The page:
"praise highly, sing the praises of," late 14c., from Old French lauder "to praise, extol," from Latin laudare "to praise, commend, honor, extol, eulogize," from laus (genitive laudis) "praise, fame, glory." Probably from an echoic PIE root *leu- and cognate with Old English leoð "song, poem, hymn," from Proto-Germanic *leuthan (source also of Old Norse ljoð "strophe," German Lied "song," Gothic liuþon "to praise"). Related: Lauded; lauding.
"expressing praise," 1550s, from French laudatoire and directly from Late Latin laudatorius, from Latin laudare "to praise" (see laud).
"morning Church service in which psalms of praise to God (Psalms cxlviii-cl) are sung," mid-14c., from Old French Laudes "sung devotions; Lauds;" see laud.
early 15c., from Old French laudable "praiseworthy, glorious" and directly from Latin laudabilis "praiseworthy," from laudare "to praise, commend, extol" (see laud). Related: Laudably.
"act of praising, commendation," late 15c., from Latin laudationem (nominative laudatio) "a praising, commendation," noun of action from past participle stem of laudare "to praise" (see laud).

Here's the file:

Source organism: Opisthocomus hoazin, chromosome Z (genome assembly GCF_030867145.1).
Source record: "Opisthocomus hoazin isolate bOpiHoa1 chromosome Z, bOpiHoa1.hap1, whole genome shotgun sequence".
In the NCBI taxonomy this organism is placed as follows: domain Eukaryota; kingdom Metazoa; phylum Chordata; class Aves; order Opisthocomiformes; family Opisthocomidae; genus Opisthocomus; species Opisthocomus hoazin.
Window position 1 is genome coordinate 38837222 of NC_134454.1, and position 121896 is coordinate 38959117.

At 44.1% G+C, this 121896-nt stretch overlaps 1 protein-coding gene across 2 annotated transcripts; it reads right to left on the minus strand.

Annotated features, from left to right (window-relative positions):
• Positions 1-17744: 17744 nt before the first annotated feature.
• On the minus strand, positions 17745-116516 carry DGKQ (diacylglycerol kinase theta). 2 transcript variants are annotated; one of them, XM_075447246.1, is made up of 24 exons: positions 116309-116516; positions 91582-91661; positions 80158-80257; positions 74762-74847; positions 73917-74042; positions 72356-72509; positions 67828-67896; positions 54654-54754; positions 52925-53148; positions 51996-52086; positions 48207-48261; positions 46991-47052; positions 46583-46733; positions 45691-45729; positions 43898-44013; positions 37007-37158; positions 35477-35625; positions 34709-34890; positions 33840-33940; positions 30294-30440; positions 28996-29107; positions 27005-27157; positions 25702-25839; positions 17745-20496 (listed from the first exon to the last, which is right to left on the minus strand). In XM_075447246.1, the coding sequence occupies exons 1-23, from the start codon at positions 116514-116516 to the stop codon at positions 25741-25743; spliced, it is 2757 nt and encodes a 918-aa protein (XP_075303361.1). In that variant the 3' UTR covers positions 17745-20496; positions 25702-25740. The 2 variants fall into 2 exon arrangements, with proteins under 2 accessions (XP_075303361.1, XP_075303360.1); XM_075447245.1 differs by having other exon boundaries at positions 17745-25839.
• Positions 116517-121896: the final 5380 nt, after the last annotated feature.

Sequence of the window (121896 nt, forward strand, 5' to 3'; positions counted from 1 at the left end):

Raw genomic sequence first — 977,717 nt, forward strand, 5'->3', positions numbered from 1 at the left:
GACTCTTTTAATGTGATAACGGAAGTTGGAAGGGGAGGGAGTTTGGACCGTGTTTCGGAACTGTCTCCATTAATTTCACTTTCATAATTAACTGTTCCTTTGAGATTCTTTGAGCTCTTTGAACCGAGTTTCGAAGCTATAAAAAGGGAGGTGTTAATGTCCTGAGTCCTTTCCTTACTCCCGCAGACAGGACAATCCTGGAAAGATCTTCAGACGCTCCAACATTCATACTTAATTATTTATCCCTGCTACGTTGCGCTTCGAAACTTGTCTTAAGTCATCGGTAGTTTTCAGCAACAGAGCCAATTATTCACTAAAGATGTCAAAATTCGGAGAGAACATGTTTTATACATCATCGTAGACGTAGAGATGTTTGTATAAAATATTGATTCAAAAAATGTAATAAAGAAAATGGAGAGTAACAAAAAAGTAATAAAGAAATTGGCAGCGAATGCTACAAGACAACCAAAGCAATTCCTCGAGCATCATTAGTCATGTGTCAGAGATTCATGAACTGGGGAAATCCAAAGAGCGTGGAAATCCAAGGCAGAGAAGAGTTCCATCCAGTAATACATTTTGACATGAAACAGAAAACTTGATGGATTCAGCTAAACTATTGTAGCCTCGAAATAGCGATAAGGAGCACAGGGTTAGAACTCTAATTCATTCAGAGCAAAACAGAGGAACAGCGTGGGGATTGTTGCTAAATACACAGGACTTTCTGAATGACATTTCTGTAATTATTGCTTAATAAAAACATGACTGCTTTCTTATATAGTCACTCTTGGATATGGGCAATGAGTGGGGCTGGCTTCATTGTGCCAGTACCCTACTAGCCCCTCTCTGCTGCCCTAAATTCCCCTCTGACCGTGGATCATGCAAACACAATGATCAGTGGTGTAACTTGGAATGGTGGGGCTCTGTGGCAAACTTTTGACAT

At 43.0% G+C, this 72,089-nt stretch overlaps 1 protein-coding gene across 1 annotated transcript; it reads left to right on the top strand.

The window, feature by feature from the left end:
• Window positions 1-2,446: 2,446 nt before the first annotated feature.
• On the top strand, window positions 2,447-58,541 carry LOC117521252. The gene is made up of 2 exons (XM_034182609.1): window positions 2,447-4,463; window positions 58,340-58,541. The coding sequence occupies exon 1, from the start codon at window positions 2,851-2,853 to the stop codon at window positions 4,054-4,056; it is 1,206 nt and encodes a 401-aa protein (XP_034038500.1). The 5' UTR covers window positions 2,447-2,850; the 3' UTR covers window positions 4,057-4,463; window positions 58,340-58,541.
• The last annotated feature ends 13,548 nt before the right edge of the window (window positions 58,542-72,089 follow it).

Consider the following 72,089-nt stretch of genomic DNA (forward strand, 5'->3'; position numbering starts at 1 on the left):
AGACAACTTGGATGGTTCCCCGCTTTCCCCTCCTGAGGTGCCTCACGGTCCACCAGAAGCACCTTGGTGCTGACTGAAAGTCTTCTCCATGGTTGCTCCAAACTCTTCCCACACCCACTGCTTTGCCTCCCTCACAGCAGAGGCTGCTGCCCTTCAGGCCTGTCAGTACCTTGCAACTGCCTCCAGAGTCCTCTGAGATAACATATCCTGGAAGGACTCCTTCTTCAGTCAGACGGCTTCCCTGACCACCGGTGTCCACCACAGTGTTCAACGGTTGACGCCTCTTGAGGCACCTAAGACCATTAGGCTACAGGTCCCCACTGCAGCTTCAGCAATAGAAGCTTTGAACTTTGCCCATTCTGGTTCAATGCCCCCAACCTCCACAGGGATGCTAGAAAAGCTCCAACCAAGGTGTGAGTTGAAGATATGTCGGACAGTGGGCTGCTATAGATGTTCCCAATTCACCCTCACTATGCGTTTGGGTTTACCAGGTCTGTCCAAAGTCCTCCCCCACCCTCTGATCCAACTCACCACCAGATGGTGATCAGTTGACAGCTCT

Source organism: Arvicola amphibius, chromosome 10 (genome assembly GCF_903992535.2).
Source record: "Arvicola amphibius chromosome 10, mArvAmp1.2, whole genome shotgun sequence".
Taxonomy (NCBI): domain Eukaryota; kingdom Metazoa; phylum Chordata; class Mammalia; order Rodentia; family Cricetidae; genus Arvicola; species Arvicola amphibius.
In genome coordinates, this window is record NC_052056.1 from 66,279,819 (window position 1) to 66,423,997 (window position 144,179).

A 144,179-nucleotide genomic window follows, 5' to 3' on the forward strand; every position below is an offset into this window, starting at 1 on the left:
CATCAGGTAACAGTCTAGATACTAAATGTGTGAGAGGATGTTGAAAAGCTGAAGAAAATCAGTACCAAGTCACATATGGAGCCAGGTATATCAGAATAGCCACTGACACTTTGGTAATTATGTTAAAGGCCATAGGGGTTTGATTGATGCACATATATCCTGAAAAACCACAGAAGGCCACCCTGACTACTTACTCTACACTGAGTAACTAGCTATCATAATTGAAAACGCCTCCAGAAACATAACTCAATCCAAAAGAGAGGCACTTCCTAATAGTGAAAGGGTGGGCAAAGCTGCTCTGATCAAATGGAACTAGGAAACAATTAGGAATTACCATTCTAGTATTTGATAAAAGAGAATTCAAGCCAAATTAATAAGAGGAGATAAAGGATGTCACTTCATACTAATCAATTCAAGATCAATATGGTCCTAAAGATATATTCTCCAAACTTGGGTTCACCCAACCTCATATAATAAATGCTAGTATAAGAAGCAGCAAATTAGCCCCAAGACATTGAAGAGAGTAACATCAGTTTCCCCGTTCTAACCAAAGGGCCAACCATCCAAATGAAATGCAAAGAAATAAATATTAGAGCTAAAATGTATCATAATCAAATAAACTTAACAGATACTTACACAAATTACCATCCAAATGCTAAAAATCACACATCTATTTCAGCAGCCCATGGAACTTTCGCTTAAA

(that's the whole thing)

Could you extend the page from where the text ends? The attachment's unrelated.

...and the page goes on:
Latin phrase used of one who looks to the past as better times, 1736, from Horace's laudator temporis acti se puero "a praiser of times past when he was a boy" [Ars Poetica, 173], from laudator, agent noun of laudare "to praise" (see laud).
1872, originally at Harvard, from Medieval Latin, literally "with praise," from Latin cum "with" + laude, ablative of laus (genitive laudis) "praise" (see laud). Probably from earlier use (in Latin) at Heidelberg and other German universities.
"German romantic song," 1852, from German Lied (plural Lieder), literally "song," from Middle High German liet, from Old High German liod, from Proto-Germanic *leuthan, from a PIE echoic root (see laud). Hence Liederkranz "German singing society," from German, literally "garland of songs."
c. 1600, from Modern Latin laudanum (1540s), coined by Paracelsus for a medicine he mixed, supposed to contain gold and crushed pearls and many expensive ingredients, but probably owing its effectiveness to only one of them, opium. Perhaps from Latin laudare "to praise" (see laud), or from Latin ladanum "a gum resin," from Greek ladanon, a word perhaps of Semitic origin. The word soon came to be used for "any alcoholic tincture of opium." Latin ladanum was used in Middle English of plant resins, but this is not regarded as the source of the 16c. word.